The conflict procedure is an experiment often used in scientific research to quantify anxiety levels by measuring changes in punished/unpunished responding. It is often used to screen drugs for their potential to inhibit anxiety (anxiolytic potential).
Some researchers from France have conducted an experiment on "Effects of Chronic Antidepressants in an Operant Conflict Procedure of Anxiety in the rat (1998)", "the aim of their study was to reveal possible anxiolytic like effects of antidepressants on chronic treatment. Rats were subjected to a conflict procedure during which lever pressing for food was suppressed by a conditioned signal for punishment and contingent electric foot shocks." In order to operate the experiment, researchers build anxiety by electrical shocks on rats gradually through a training in serval week. This process was what researchers called Conflict Procedure.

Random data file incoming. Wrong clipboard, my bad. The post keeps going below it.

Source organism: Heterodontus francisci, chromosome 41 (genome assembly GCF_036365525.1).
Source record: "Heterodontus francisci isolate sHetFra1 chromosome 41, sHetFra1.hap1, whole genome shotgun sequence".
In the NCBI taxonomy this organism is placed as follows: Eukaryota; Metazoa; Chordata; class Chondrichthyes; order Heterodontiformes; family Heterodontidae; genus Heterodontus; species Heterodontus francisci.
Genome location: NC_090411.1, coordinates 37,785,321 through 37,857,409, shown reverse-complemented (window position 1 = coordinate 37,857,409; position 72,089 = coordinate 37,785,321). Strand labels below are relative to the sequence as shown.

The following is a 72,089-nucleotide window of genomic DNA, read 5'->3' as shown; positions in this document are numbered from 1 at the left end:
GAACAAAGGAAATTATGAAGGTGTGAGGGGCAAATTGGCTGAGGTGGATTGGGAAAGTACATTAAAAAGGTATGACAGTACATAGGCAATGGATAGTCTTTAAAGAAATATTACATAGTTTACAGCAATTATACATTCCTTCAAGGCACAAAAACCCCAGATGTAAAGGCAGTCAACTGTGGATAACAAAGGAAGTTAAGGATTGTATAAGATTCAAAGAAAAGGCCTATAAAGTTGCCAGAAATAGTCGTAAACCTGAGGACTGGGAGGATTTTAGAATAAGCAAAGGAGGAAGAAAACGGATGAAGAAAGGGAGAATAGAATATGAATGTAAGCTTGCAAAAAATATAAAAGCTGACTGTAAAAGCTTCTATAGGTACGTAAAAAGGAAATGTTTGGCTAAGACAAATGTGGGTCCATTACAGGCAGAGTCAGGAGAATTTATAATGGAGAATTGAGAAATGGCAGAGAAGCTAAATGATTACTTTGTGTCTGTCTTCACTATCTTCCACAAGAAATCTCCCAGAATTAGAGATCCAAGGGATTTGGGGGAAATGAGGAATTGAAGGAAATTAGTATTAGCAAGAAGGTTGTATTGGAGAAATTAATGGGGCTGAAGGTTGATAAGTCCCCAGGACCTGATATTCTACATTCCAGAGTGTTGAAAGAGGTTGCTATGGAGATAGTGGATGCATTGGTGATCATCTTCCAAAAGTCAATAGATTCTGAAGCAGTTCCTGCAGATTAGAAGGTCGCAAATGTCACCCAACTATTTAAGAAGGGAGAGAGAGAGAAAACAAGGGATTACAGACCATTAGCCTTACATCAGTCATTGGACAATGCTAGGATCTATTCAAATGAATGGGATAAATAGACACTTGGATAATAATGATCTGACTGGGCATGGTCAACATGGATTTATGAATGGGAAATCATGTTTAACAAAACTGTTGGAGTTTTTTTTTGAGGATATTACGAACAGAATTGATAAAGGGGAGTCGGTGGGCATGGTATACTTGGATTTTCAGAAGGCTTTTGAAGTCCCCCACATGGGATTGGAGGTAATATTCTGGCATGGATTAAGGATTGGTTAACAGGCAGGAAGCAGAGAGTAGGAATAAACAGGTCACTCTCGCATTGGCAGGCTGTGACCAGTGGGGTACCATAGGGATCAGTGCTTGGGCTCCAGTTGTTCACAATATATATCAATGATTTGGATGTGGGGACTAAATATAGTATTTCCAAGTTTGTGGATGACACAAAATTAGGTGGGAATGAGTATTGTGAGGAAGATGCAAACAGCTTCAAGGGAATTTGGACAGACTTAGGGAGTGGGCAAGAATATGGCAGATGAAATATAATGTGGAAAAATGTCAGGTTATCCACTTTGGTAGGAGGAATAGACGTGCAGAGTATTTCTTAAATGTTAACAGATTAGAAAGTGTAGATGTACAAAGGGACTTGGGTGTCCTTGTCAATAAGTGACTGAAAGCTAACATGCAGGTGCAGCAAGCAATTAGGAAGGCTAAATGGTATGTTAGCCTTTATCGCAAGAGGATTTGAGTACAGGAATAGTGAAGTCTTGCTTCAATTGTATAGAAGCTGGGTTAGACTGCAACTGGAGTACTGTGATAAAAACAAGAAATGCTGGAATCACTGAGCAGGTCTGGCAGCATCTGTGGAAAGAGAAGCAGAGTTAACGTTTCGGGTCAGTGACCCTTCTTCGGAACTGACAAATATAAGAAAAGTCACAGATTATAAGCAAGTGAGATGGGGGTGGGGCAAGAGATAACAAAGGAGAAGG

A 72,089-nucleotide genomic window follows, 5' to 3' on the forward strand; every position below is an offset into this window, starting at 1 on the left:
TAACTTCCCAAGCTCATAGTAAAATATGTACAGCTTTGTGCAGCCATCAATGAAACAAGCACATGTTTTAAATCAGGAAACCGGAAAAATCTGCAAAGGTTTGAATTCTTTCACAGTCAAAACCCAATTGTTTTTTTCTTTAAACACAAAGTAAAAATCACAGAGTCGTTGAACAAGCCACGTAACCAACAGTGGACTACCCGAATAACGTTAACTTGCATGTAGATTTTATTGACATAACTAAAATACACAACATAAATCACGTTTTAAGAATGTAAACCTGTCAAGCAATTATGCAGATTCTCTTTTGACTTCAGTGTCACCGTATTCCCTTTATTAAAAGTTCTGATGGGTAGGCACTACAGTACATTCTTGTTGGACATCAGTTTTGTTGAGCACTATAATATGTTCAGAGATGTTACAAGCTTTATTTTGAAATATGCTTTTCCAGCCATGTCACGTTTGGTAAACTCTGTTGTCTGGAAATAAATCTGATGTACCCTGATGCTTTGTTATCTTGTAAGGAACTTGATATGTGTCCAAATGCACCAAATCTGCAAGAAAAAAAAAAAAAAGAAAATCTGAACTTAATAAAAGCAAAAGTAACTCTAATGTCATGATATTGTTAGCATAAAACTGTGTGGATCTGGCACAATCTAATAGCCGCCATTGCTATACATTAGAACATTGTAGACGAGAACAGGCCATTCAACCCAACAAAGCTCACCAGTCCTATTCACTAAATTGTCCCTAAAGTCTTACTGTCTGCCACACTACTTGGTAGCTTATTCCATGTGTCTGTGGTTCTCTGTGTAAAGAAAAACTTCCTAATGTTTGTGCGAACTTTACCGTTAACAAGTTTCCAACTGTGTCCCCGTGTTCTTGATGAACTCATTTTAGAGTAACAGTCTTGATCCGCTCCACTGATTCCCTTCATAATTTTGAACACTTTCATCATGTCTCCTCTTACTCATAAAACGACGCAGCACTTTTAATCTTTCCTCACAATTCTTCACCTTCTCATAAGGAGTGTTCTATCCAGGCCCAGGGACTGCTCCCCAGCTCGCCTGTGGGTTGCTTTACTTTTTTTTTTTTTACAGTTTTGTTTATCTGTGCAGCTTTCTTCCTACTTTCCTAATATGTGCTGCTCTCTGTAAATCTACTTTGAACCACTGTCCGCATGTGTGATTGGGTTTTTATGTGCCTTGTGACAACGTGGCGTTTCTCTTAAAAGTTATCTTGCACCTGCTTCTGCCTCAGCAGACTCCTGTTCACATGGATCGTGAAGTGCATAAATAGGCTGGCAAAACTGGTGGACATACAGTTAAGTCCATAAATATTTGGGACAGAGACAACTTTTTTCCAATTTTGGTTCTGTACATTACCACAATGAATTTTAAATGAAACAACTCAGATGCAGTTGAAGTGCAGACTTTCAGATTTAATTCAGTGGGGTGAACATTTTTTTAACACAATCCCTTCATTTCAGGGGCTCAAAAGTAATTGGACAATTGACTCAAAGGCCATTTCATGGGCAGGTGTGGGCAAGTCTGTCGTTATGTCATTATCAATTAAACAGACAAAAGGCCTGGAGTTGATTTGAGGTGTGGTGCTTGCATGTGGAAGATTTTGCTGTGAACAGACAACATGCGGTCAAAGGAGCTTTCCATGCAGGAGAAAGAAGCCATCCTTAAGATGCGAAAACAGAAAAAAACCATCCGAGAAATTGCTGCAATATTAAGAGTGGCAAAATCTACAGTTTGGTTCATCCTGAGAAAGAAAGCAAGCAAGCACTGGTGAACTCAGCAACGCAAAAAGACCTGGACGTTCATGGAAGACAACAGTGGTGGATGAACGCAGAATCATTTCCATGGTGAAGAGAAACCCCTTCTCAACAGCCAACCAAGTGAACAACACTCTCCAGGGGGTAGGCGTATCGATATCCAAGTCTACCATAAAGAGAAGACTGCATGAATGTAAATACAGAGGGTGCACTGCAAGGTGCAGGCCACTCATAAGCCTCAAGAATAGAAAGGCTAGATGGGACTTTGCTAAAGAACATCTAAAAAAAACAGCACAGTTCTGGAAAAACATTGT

^Beaufour, C. C., Ballon, N., Le Bihan, C., Hamon, M., & Thiébot, M. (1999). Effects of chronic antidepressants in an operant conflict procedure of anxiety in the rat. Pharmacology, Biochemistry And Behavior, 62(4), 591-599. doi:10.1016/S0091-3057(98)00180-4